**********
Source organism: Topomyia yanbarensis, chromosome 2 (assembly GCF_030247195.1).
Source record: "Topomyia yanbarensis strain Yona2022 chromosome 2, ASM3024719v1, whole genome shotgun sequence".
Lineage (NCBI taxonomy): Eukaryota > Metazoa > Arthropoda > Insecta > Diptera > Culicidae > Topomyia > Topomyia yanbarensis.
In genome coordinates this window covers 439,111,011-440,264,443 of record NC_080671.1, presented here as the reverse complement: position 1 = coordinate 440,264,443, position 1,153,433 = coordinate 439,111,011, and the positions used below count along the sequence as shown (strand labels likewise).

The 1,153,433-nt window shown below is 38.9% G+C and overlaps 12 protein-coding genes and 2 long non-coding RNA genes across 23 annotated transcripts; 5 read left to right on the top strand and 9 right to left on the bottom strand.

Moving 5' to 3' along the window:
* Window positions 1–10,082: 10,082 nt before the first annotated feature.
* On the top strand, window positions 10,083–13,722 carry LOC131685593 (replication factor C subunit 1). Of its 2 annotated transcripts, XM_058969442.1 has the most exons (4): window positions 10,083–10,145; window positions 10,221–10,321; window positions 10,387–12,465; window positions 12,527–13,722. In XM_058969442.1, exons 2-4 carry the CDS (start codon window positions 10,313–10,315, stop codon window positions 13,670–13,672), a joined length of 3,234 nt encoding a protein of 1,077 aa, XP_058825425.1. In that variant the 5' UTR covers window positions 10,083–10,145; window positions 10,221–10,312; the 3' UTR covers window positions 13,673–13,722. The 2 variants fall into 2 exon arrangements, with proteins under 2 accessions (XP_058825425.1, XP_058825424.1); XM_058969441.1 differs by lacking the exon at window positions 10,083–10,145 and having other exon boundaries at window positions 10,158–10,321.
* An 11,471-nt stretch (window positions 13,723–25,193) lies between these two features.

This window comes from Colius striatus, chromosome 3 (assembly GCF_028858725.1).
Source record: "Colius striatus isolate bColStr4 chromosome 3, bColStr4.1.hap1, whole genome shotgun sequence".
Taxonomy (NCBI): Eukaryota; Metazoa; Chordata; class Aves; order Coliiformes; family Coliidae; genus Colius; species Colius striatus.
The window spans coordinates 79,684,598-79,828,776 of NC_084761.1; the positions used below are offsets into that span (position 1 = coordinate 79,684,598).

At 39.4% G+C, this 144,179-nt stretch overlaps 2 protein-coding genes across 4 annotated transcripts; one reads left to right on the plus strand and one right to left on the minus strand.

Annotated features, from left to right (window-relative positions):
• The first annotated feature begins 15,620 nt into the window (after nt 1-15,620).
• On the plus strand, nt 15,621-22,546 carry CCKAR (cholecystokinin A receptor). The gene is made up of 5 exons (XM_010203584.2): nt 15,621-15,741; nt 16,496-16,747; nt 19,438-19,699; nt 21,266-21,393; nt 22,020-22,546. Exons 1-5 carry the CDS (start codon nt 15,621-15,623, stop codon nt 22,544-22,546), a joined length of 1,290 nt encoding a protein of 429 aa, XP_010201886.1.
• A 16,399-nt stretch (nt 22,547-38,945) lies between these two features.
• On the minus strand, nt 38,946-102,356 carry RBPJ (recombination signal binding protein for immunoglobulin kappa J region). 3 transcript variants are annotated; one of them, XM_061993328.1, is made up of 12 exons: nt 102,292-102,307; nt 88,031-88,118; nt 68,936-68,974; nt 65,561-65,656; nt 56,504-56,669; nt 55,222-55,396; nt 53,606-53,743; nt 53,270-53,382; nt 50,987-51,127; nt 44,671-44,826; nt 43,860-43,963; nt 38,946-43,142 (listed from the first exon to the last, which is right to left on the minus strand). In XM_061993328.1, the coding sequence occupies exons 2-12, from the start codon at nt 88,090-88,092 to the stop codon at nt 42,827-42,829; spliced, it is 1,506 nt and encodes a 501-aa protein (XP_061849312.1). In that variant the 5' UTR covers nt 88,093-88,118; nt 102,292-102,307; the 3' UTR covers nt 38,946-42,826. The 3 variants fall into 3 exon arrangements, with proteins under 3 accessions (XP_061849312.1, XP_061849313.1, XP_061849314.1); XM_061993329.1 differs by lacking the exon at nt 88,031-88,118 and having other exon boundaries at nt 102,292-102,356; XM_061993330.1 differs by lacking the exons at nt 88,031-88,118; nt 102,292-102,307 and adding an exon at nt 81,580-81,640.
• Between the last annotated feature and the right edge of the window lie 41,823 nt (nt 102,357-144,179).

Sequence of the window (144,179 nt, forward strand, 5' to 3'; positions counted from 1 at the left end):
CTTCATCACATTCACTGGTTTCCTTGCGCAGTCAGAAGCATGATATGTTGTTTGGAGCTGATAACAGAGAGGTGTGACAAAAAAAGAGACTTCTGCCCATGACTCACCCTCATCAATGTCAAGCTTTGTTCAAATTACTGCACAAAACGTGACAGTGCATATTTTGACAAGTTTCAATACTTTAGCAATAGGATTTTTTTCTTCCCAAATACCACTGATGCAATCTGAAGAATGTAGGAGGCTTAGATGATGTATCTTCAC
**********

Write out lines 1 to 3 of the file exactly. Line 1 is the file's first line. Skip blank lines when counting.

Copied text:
Source organism: Topomyia yanbarensis, chromosome 2 (assembly GCF_030247195.1).
Source record: "Topomyia yanbarensis strain Yona2022 chromosome 2, ASM3024719v1, whole genome shotgun sequence".
Lineage (NCBI taxonomy): Eukaryota > Metazoa > Arthropoda > Insecta > Diptera > Culicidae > Topomyia > Topomyia yanbarensis.